When communications professor Lynn Caldwell visited Bauman Rare Books in Las Vegas last Christmas, she never expected to find a document related to 19th century slavery in Maryland.
The yellowed piece of paper protected in a heavy, plastic sleeve bore an indictment in sprawling cursive handwriting against a slave named Nimrod, charging him with the murder of his owner’s son and establishing legal grounds for a trial.
“Is this real? Is this authentic?” Caldwell asked upon viewing the paper. “I couldn’t believe how pristine it was a for an almost 200-year-old legal document. My next thoughts turned to the uniqueness of its content.”
Caldwell, a collector of historic and rare books, took four of her own books for appraisal and had not intended to purchase anything at Bauman’s that day. But upon examining the 1815 indictment, Caldwell shelled out $400 for it. On July 8, she personally delivered the paper in a hard-sided computer case to the Maryland State Archives in Annapolis where it was accessioned into Special Collections as the Nimrod Collection.
It is the third historic item of its type that Caldwell has discovered, purchased and gifted to public collections in three states over the past 10 years. It is a purposeful effort on her part, a mission to understand and to help right injustices by telling the full story of racism and race relations in the United States, and to help family members piece together their histories. “The story needs to be told and the documents need to get out of the commercial realm and into archives,” she said.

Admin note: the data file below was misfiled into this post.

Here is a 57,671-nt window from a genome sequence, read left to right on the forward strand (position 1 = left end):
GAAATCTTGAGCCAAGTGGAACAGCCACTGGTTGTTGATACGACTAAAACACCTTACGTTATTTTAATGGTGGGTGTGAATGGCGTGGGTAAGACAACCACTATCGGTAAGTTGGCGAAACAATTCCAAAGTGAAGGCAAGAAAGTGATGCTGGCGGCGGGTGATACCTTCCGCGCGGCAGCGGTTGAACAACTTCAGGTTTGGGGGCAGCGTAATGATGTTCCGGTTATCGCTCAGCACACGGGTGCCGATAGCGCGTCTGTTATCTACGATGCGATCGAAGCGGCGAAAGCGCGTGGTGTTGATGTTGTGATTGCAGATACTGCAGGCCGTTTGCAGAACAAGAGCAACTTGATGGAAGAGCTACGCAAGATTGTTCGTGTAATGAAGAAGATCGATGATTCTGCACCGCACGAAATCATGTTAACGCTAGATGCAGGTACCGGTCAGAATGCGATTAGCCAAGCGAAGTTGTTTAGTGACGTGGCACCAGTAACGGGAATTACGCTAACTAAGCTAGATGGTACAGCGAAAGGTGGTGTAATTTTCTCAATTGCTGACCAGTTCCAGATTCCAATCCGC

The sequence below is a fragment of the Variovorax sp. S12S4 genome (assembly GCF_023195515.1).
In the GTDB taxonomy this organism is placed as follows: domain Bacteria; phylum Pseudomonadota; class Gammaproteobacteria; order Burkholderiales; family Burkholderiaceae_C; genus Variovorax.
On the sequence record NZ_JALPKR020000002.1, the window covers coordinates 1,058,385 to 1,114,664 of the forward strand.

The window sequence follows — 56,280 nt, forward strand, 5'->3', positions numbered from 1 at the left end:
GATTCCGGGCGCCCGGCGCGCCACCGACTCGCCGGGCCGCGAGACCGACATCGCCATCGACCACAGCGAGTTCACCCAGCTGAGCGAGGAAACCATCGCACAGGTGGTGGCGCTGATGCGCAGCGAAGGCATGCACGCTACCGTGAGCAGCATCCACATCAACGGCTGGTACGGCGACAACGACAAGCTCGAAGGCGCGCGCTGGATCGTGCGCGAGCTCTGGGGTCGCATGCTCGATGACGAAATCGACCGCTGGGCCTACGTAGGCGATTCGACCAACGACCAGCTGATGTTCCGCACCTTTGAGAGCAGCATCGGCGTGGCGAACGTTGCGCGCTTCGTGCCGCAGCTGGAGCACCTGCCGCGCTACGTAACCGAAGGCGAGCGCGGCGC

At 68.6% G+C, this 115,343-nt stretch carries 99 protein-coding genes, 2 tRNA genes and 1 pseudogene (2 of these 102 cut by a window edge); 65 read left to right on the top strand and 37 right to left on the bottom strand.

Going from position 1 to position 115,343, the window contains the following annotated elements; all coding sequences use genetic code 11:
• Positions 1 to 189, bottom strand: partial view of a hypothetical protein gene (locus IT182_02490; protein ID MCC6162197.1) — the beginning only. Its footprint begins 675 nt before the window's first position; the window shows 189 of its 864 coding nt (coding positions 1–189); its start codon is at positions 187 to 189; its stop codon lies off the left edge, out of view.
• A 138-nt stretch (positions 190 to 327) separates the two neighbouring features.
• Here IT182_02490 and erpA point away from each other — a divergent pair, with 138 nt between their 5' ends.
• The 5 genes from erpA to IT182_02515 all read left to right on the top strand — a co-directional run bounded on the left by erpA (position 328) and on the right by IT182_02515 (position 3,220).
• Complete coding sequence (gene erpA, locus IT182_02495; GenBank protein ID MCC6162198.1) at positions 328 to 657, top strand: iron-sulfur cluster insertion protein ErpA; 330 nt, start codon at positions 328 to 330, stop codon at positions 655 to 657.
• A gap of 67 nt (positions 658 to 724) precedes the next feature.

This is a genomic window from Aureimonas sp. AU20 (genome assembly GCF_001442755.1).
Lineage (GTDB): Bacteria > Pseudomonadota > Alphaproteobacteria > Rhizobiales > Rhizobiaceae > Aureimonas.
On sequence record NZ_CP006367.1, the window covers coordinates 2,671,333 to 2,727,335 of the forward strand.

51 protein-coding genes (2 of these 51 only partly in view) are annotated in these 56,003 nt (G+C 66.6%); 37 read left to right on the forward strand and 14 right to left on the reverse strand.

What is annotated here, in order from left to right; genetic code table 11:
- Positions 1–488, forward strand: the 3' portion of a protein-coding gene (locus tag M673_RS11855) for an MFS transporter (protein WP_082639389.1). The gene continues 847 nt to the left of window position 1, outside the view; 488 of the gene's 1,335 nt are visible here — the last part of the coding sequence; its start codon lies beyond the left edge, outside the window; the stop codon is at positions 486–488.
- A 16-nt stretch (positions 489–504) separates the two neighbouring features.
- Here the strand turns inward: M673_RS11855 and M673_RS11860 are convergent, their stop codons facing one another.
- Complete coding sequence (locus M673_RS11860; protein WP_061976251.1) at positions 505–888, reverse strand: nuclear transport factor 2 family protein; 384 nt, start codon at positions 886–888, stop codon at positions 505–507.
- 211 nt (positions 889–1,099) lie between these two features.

Caldwell, an associate professor of communication at La Sierra University, says legal documents pertaining to the slave trade are very important as they can help researchers determine whether justice was done or ignored. Researchers in Maryland are using Caldwell’s document about the slave, Nimrod to help uncover the details about the murder case which involved indictments against five other slaves.
“When documents like this one come to light, it’s like the beam of a flashlight helping you to see details in the corner of a dark room. In this case, the document sheds light on accusations made against a slave for murder two hundred years ago,” said Maria Day, deputy director of Special Collections at the Maryland archives. “What interests me about this slip of paper is that nine citizens of the county are willing to give testimony that Nimrod should be tried for murder. So now I’m asking questions about Nimrod, such as, who was he, was he guilty of the murder? Was he provoked into an act of violence in order to defend himself or, even could he have been framed? We will have to look more into the records of the trial to learn more.”